When I was asked to write about love during the Holocaust, I was excited to dive into USC Shoah Foundation’s Visual History Archive to look for testimony to showcase this uplifting sentiment from a tragic period in history. Before I even started my research, I knew that I wanted to write about the many types of love that shined through the darkness of the Holocaust. Through stories of family, significant others, and friendships, the following testimonies highlight that love was truly a powerful force in keeping the human spirit alive during and after the Holocaust.
- Eric Richmond: Parents in Nazi-occupied Europe were faced with the unimaginable choice of keeping their families together or sending their children to unoccupied countries. Later on, parents were also faced with the choice of having their children smuggled out of ghettos and being hidden with non-Jewish families. Both of these circumstances present an inconceivable choice with no right or wrong answers. But hearing survivors talk about being separated from their parents – their parents who told them they would be reunited, their parents who tried to make this seem like a big, exciting adventure – is heartbreaking. Eric Richmond, who was sent on a Kindertransport from Vienna, Austria to England, begins talking about his experience looking directly at the interviewer. The more he remembers, the less he looks at her. He’s recounting the lifesaving decision his parents made, but he’s reliving the trauma of being separated from them. No matter how many times I watch his testimony, it always affects me. Knowing what his parents did out of love, and seeing his reaction fifty years later, is a reminder of the unconditional bond between parent and child.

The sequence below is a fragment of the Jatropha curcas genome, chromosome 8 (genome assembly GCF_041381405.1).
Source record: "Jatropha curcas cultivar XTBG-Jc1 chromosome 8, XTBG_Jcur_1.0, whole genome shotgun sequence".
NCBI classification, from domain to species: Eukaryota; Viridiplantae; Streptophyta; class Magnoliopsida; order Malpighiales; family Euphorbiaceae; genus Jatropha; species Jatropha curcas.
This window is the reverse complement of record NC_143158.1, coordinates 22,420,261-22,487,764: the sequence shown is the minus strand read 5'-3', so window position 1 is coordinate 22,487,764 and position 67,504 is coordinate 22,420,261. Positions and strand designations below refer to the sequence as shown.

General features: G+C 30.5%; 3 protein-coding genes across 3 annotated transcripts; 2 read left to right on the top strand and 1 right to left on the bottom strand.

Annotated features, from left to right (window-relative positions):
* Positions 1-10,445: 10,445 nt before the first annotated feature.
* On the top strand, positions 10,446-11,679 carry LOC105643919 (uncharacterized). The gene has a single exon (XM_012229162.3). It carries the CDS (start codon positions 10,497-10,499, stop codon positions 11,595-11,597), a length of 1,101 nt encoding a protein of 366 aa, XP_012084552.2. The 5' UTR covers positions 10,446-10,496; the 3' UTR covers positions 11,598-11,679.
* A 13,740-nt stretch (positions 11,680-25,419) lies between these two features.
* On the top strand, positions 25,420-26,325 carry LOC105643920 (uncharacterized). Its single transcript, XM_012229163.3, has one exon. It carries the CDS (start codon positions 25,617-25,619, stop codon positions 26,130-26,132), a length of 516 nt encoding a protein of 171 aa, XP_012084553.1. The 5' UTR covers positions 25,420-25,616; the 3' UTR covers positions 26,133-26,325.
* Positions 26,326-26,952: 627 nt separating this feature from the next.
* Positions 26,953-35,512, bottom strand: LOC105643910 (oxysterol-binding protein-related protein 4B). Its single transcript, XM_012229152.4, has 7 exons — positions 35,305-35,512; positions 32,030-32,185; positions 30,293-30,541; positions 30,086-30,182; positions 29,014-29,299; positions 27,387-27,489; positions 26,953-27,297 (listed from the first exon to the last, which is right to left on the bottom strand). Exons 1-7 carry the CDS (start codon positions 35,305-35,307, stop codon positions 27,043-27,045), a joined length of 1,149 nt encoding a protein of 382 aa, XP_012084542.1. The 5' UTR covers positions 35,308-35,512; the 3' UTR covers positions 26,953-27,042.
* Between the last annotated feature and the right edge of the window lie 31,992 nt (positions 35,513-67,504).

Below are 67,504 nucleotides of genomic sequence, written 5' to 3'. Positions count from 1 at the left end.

- Fritzie Fritzhall: When Fritzie Fritzshall was forced to do slave labor in a factory—after her mother and brothers had been murdered at Auschwitz-Birkenau, after she had been separated from her aunt—she was the youngest in a group of 600 women, and now considered the other women her mothers. In her testimony, Fritzie remembers a promise she made the women to preserve their legacy, and discusses when she realized she had to tell her story to fulfill her promise. I’ve been working with Holocaust survivors for over fifteen years, and I know how hard it can be for them to tell and retell their story. I’m grateful that Fritzie was able to keep her promise, and that her story, and the story of her 599 mothers, can continue to survive.
- Kurt & Sonia Messerschmidt: Throughout the archive, there are beautiful stories that describe the moment survivors are reunited with their partners. Kurt and Sonja Messerschmidt were engaged before they were deported to Theresienstadt, where they were wed. However, in 1944, they were separated, and after the war, Kurt wasn’t sure if Sonja survived. In this clip, he describes the moment he realized she survived, and he discusses the significance of the date they were reunited. I am inspired by how overcome with emotion Kurt becomes when describing what happened as it exemplifies the deep devotion he carried for Sonja.